NACB - Scientific Shorts
NACB - Scientific Shorts (formerly NACB Blog)
By Dina Greene, PhD
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This post is part of an ongoing NACB Scientific Shorts series on professional development.  The series addresses issues relevant to early, mid-career, and experienced clinical laboratorians, with a focus on the people side of the job. 

 

There is little that I value more in life than the development of interpersonal and professional relationships.  The mentor/mentee rapport largely encompasses both personal and professional alliance, and is therefore, to me, one of the most satisfying relationships to maintain.  Like most, this relationship is a two-way street, requiring both parties to be motivated, willing to communicate, and committed to mutual growth and success.

A large part of me feels that we may not always pick the best mentors from logic (i.e.,- it’s not always about their publication record and their academic pedigree); rather,  intuition and an inherent sense of trust and respect that diffuses between individuals is a driving force, particularly for me.  That said - I do believe there are a few criteria that can facilitate selecting a great mentor.  Since it’s not a one-way street, these items include both self-reflecting and mentor-specific components.

1. Choose a nice person.  I once made the mistake of selecting a mentor based solely on the project and not on our ability to communicate or treat each other respectfully. While publishing with this person was fruitful, the relationship was a disappointment for both of us.  Since, my number one criteria for choosing a mentor is simple: choose someone that treats you the way that you want to learn to treat other people.  Interest in the project should not be undervalued, but this should not be at the expense of good natured and healthy communication.  Along the same lines, your mentor does not have to be the chair of the department or the person with the most experience in the field.  More importantly, your mentor should be someone you feel like you can learn and grow from.

2. Be inspired.  A mentor’s goal is to educate the mentee in the nuances through which they approach his or her career, while simultaneously fostering the evolution of individual professional characteristics.  Find someone that inspires you by their approach to problems and their accumulated success, or their ability to teach and interact.  Allow yourself to adopt the characteristics that inspire you most.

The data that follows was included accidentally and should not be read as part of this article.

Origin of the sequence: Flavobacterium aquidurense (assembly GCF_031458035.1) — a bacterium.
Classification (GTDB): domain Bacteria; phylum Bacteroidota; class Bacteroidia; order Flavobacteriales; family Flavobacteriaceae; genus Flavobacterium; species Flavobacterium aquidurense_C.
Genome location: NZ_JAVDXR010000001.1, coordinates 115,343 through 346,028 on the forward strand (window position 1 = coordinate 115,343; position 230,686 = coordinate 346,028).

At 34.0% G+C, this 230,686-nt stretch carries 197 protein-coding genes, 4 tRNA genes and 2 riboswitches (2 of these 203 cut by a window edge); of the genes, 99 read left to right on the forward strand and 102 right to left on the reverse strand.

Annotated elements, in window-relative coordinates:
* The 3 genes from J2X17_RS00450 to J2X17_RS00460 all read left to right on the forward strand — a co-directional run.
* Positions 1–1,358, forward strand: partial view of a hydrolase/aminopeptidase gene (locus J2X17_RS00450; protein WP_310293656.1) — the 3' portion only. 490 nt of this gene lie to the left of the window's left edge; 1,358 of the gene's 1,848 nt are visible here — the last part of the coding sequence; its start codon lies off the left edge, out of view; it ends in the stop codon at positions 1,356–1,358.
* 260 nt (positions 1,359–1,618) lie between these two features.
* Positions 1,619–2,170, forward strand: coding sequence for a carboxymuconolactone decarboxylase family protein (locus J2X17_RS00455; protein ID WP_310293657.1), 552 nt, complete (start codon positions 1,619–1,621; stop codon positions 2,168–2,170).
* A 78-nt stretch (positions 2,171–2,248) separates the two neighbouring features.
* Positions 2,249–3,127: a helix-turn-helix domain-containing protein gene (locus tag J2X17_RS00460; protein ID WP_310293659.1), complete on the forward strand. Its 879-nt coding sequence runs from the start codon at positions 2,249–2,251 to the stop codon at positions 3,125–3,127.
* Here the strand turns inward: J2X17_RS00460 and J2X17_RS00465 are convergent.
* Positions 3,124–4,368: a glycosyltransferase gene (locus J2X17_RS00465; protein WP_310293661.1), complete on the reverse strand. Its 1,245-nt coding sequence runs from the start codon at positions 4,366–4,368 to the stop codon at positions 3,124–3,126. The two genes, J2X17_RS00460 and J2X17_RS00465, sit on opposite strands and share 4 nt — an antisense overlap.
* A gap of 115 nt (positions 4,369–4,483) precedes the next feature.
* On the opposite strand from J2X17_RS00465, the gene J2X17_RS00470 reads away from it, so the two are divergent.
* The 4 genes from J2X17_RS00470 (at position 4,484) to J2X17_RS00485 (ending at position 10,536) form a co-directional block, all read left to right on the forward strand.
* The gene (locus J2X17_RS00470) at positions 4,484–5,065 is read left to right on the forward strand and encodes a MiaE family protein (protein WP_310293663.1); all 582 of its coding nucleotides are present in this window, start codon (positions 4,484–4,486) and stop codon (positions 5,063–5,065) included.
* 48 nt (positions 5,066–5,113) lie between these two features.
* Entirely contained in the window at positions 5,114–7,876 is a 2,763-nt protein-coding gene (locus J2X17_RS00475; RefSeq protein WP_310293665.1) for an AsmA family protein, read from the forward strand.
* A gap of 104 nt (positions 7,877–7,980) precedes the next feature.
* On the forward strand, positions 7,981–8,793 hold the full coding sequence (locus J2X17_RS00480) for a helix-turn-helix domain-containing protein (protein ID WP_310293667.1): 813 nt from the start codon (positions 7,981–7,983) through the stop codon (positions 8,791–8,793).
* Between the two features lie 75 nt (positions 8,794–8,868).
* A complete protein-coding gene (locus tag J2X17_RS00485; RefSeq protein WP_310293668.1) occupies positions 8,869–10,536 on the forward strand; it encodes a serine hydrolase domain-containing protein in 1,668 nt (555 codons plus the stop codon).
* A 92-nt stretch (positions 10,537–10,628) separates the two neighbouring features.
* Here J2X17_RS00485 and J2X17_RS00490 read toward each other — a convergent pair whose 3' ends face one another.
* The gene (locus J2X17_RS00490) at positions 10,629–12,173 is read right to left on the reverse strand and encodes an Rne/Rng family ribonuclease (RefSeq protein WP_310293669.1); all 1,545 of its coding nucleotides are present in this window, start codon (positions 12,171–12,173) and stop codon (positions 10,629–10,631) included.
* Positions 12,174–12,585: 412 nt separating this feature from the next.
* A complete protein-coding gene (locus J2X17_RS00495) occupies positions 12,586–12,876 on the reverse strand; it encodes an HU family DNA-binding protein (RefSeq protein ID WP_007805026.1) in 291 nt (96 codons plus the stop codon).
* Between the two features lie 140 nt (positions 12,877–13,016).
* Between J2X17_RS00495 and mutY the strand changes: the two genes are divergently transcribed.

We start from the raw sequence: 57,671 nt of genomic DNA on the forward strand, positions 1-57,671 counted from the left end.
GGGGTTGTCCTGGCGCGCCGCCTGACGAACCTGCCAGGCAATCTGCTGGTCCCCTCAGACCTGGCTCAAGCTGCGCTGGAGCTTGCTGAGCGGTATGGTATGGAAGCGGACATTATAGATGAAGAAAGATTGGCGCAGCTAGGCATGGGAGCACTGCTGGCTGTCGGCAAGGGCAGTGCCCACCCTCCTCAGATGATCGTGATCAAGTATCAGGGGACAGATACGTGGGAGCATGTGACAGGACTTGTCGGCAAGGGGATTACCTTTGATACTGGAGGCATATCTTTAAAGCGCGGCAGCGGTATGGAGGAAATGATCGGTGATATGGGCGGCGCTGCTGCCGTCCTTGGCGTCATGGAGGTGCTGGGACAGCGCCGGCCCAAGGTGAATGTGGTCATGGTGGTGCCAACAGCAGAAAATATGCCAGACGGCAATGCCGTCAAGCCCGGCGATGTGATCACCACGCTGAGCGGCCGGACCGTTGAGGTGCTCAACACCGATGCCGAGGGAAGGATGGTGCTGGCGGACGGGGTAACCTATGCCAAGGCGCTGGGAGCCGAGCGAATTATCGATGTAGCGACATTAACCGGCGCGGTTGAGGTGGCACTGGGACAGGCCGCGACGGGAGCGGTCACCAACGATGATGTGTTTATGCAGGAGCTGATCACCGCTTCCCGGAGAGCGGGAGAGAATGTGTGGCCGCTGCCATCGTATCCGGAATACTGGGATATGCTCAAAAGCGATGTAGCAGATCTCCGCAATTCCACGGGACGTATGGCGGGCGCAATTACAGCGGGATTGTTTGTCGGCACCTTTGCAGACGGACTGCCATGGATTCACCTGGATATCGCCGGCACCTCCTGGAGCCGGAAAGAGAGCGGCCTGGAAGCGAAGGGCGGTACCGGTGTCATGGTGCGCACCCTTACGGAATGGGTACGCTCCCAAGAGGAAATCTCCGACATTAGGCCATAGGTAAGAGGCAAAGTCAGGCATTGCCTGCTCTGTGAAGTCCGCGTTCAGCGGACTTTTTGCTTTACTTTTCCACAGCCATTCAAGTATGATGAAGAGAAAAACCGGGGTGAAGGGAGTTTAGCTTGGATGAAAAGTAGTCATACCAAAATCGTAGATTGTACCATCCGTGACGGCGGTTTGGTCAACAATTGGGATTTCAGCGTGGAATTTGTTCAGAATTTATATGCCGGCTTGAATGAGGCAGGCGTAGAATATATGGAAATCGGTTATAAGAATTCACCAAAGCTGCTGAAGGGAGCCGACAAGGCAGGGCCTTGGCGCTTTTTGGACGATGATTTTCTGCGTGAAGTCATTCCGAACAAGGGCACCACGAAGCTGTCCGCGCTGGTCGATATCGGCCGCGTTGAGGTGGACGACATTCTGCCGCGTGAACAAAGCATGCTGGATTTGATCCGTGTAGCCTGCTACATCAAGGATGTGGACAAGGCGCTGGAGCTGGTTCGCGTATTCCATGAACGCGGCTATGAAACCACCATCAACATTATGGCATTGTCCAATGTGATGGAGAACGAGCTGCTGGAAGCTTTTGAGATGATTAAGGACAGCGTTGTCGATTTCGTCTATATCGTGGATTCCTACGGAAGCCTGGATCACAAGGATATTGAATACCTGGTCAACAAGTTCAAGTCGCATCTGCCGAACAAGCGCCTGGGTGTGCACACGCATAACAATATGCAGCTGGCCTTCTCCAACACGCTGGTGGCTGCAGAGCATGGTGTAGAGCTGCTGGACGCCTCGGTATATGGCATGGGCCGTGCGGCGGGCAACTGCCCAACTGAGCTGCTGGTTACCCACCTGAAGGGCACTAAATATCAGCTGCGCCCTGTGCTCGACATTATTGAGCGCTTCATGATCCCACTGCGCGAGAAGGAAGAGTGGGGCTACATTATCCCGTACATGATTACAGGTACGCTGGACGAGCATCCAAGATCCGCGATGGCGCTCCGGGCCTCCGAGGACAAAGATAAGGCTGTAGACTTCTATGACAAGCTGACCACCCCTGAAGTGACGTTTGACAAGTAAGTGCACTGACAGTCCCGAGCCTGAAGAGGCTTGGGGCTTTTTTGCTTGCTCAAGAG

3. Inspire. Solving a problem using a different approach than your mentor and having them recognize your individuality in the process is an amazing feeling.  Good mentors continue to mentor because they themselves develop as both a person and a profession from the relationship.  Be pro-active about contributing – bring your ideas to the table, and reciprocate the inspiration.

4. Expect patience.  Didn’t get it perfect the first time? Congratulations, you’re normal!  Choose a mentor that remembers we all have a learning curve, and we all fell down when we were learning to walk. 

5. Work hard.  Learning takes energy – don’t be afraid to use it.  I’m a huge advocate of work-life balance, but I’m equally passionate about putting in the time to produce.  Show your mentor that you are willing to make sacrifices and you aren’t scared of getting your hands dirty.  In turn, your mentor will feel more compelled to edit your drafts quickly, give you that extra pep-talk, and have something specific to write about in your soon-to-be-applyied-for-job (or award) letter of recommendation.

6. Be creative.  Don’t be afraid to think outside the box.  One of the great parts of having a mentor is that they can pull you back down to reality – so aim big, and let them re-ground you as needed. 

7. Remember that your mentor is human too.  Perfection is futile and unattainable, even for the best mentors.  Remember that like you, your mentor will also make mistakes communicating, solving problems, etc. Use those moments of imperfection to be the best person you can be – to put your own best foot forward.  Of everything, it’s correctly handling these moments that will leave a lasting impression of your mentor/mentee relationship on your mentor.

 

Suggested Reference
Brown BC.  The gifts of imperfection: let go of who you think you’re supposed to be and embrace who you are. Minneapolis: Hazelden Press, 2010.

 

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About the Author
Dina Greene, PhD